What is a Gyoseishoshi (行政書士)?
A Gyoseishoshi is a “Certified Administrative Procedures Legal Specialist”
In the case of Japan, it is someone who assists people in handling administrative paperwork to be turned into governmental offices for immigration or filing for naturalization, applying for permission to carry out certain kinds of projects, creating or registering a company, creating contracts, and inheritance matters. In other words they will be your representative (dairinin = 代理人) and act on your behalf. While nationally certified these people are not lawyers yet they are familiar with various laws to a certain degree and as such are very knowledgeable individuals. When one is in doubt about how to handle complicate government application processes, gyoseishoshi can be a very valuable resource.
A key question for many people is “how much does it cost?” to consult with a gyoseishoshi. The answer is, for simple consultations around 5,000Yen to 10,000Yen or so. For more complicated matters, it depends on the situation, so consultation fees are very much a case-by-case matter, but never overly unreasonable.
Who utilizes a gyoseishoshi?
Many foreign residents seek consultation and assistance from gyoseishoshi regarding procedures and paperwork related to marriage, divorce, visas, nationalization process, and starting businesses. Above and beyond foreign residents, who do make up a large part of a gyoseishoshi’s clientele, businesses often consult with them as well regarding a great many matters. Consultation content can range from “How do I go about hiring foreigners?”, “What type of visa is appropriate?”, to “How much do I pay my IT specialist?” and so on.
Sharing information during consultations
The gyoseishoshi that the Nagoya Calendar spoke with encouraged us to tell readers (or people interested in consulting with a gyoseishoshi) to be upfront and share as much information regarding the reason for their visit or desire to hire on a gyoseishoshi as possible. Oftentimes potential clients are not completely forthcoming about their past and end up having their application being refused by the government body in question. By being upfront with the gyoseishoshi they can give you better information regarding your application, what to do, and the likelihood that it will be accepted or not. This will go a long way in saving you time, money, and potential disappointment.
Gyoseishoshi also help foreign residents and businesses with many immigration matters. They will file applications on behalf of individuals regarding the renewal of visas, changing visa status, re-entry permits, certificates of authorized employment, applying for permanent residency and so on. Please note that immigration checks an individual’s background for the presence of – or lack thereof – a criminal record regardless of the country you come from or one’s social status. Additionally, decisions made at immigration are based on a wide variety of factors that may or may not be directly involved with the individual applying so sometimes it can be difficult for a gyoseishoshi to be able to make an “educated guess” about the likelihood of one’s application being successful or not.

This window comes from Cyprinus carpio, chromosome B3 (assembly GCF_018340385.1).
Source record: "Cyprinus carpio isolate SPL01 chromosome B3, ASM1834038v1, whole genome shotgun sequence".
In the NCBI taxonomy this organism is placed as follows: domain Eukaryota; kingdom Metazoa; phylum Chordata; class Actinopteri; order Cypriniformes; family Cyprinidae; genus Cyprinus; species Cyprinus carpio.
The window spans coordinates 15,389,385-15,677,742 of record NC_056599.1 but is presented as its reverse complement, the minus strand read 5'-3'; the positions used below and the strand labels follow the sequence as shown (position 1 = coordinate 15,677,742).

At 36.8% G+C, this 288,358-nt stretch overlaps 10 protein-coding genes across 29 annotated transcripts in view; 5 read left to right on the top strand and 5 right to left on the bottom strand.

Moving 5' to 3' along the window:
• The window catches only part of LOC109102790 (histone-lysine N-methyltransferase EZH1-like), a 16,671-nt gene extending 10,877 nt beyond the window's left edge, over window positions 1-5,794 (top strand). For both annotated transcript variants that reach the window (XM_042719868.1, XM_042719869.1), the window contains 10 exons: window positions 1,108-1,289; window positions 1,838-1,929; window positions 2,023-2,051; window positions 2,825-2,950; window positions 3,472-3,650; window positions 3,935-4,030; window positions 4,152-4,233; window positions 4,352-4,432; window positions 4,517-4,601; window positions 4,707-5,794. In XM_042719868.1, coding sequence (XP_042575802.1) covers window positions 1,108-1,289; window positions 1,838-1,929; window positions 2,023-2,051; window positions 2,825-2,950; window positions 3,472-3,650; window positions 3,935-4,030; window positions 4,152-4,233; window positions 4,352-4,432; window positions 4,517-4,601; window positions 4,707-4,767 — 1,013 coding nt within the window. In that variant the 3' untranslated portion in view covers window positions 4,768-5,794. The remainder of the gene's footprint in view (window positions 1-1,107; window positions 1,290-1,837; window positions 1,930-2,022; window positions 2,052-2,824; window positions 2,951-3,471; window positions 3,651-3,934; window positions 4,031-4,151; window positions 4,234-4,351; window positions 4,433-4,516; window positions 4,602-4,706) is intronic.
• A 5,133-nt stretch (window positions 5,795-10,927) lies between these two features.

For people who have overstayed their visas and desire to seek assistance from a gyoseishoshi, they will help you with your case, however in cases in which an individual has overstayed their visa they cannot guarantee that the individual in question will be allowed back into Japan after one year. Additionally, gyoseishoshi are not lawyers, so they cannot assist people to the fullest extent of the law.
The Immigration Control and Refugee Recognition Law (nyukan nanmin-ho = 入管難民法) states that, “those people who have overstayed their visas (fuho taizai = 不法滞在) but turn themselves in to their local immigration control office will not be held in custody neither shall they need to pay a fine and can leave the country soon after paperwork has been processed. Such individuals will not be allowed to re-enter Japan for at least 1 year.”
This law allows for smoother and faster processing if an individual or a family desires to return their home country. This pertains to those people overstaying their visas who meet the following conditions: people who have not previously been deported, do not possess a criminal record, people who ready to and are financially able to purchase airline tickets to return to their home country and those people who have no other pressing reason to leave the country other than that pertaining to overstaying their visa.
Please note that if a person overstaying their visa turns them self into the police, they will face a fine and criminal charges.
I want to start my own company, how can a gyoseishoshi help?
Beyond the fees necessary for setting up a company, a gyoseishoshi will help clients with the required paperwork to launch a business or venture plus give a certain amount of advice regarding the process.
For more information see the Aichi Prefecture Gyoseishoi Association’s website at at http://www.aichi-gyosei.or.jp
The Nagoya International Center 3F Information Services Corner also has a list of gyoseishoshi that speak English.
To learn more about the Nagoya International Center,
please watch our video.